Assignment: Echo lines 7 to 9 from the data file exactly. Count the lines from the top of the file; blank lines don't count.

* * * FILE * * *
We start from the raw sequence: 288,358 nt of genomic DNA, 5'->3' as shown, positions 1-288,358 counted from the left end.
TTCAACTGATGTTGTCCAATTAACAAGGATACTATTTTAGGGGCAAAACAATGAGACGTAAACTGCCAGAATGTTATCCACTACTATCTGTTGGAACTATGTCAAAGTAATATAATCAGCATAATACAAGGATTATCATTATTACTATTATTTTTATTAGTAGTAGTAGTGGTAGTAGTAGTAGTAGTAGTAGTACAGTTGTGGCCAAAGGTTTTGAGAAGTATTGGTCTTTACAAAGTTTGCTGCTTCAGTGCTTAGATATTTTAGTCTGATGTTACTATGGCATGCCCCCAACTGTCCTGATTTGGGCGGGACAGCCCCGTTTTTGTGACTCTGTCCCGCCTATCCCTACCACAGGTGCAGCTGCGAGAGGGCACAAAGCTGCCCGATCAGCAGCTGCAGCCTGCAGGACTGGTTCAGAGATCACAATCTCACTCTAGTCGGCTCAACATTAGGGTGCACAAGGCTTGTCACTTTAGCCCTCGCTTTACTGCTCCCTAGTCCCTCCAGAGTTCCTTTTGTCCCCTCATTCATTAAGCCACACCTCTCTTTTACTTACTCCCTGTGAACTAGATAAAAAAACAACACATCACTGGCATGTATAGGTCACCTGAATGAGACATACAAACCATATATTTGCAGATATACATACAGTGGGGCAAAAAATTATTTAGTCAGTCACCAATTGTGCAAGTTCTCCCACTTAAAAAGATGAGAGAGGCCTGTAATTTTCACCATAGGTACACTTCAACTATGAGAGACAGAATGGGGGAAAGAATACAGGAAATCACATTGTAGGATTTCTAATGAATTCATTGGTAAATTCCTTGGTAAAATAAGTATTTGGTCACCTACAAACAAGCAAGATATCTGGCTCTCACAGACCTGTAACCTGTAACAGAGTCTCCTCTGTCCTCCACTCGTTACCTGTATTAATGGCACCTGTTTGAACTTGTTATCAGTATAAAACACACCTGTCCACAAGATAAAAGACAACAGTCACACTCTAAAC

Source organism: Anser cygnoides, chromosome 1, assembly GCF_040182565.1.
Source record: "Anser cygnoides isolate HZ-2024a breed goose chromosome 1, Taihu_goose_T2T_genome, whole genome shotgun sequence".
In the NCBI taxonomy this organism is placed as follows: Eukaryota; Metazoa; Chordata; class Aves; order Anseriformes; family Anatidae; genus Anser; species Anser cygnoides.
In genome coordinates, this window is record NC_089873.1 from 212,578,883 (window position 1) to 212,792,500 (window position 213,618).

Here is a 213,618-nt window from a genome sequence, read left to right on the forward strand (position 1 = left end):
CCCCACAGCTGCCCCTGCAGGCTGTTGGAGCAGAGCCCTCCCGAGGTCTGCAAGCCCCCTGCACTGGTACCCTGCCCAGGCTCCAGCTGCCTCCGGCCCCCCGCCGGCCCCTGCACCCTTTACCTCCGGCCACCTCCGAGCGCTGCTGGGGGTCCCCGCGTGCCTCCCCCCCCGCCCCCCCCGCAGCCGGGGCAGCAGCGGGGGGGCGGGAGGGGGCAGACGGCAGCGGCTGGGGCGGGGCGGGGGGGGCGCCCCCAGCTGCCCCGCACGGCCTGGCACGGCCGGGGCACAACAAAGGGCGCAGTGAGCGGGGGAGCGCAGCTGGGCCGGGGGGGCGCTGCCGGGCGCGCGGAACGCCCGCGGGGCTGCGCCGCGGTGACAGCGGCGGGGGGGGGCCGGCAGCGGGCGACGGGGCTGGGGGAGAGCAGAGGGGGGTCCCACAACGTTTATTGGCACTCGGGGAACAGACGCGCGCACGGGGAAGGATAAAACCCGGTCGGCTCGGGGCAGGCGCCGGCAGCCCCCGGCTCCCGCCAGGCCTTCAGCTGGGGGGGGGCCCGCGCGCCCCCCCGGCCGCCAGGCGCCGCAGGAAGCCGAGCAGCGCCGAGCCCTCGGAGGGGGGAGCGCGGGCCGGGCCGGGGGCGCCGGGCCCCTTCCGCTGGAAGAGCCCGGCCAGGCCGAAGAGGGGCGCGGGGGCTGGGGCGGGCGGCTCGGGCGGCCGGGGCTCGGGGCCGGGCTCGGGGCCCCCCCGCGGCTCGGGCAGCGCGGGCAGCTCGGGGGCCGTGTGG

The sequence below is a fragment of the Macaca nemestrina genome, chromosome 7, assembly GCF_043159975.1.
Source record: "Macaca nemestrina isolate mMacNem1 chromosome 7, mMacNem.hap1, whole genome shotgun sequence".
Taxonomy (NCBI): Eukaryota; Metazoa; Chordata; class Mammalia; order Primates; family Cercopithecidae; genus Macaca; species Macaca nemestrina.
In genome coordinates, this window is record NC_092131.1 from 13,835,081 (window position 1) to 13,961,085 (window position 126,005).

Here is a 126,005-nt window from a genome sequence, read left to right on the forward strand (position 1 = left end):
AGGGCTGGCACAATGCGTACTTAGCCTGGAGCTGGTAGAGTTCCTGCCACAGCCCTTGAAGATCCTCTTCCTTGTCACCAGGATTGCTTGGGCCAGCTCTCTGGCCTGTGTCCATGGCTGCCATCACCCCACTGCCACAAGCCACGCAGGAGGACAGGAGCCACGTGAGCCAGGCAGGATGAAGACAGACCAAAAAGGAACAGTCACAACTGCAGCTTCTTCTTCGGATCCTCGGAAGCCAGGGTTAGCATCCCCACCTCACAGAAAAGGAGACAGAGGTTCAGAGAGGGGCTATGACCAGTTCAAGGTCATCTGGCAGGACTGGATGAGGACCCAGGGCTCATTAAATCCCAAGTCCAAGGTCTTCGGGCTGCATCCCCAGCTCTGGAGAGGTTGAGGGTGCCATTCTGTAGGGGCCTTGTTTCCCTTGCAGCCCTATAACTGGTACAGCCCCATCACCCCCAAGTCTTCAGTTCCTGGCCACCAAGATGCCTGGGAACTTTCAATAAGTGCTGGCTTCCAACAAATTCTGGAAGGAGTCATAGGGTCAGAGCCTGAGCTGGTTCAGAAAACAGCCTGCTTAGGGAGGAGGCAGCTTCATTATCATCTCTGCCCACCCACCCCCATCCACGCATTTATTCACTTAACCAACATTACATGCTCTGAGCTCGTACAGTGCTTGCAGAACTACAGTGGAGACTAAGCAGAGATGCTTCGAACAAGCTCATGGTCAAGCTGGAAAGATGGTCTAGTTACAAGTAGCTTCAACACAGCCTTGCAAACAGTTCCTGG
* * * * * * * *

Here is a 213,618-nt window from a genome sequence, read left to right on the forward strand (position 1 = left end):
CCCCACAGCTGCCCCTGCAGGCTGTTGGAGCAGAGCCCTCCCGAGGTCTGCAAGCCCCCTGCACTGGTACCCTGCCCAGGCTCCAGCTGCCTCCGGCCCCCCGCCGGCCCCTGCACCCTTTACCTCCGGCCACCTCCGAGCGCTGCTGGGGGTCCCCGCGTGCCTCCCCCCCCGCCCCCCCCGCAGCCGGGGCAGCAGCGGGGGGGCGGGAGGGGGCAGACGGCAGCGGCTGGGGCGGGGCGGGGGGGGCGCCCCCAGCTGCCCCGCACGGCCTGGCACGGCCGGGGCACAACAAAGGGCGCAGTGAGCGGGGGAGCGCAGCTGGGCCGGGGGGGCGCTGCCGGGCGCGCGGAACGCCCGCGGGGCTGCGCCGCGGTGACAGCGGCGGGGGGGGGCCGGCAGCGGGCGACGGGGCTGGGGGAGAGCAGAGGGGGGTCCCACAACGTTTATTGGCACTCGGGGAACAGACGCGCGCACGGGGAAGGATAAAACCCGGTCGGCTCGGGGCAGGCGCCGGCAGCCCCCGGCTCCCGCCAGGCCTTCAGCTGGGGGGGGGCCCGCGCGCCCCCCCGGCCGCCAGGCGCCGCAGGAAGCCGAGCAGCGCCGAGCCCTCGGAGGGGGGAGCGCGGGCCGGGCCGGGGGCGCCGGGCCCCTTCCGCTGGAAGAGCCCGGCCAGGCCGAAGAGGGGCGCGGGGGCTGGGGCGGGCGGCTCGGGCGGCCGGGGCTCGGGGCCGGGCTCGGGGCCCCCCCGCGGCTCGGGCAGCGCGGGCAGCTCGGGGGCCGTGTGG

The sequence below is a fragment of the Macaca nemestrina genome, chromosome 7, assembly GCF_043159975.1.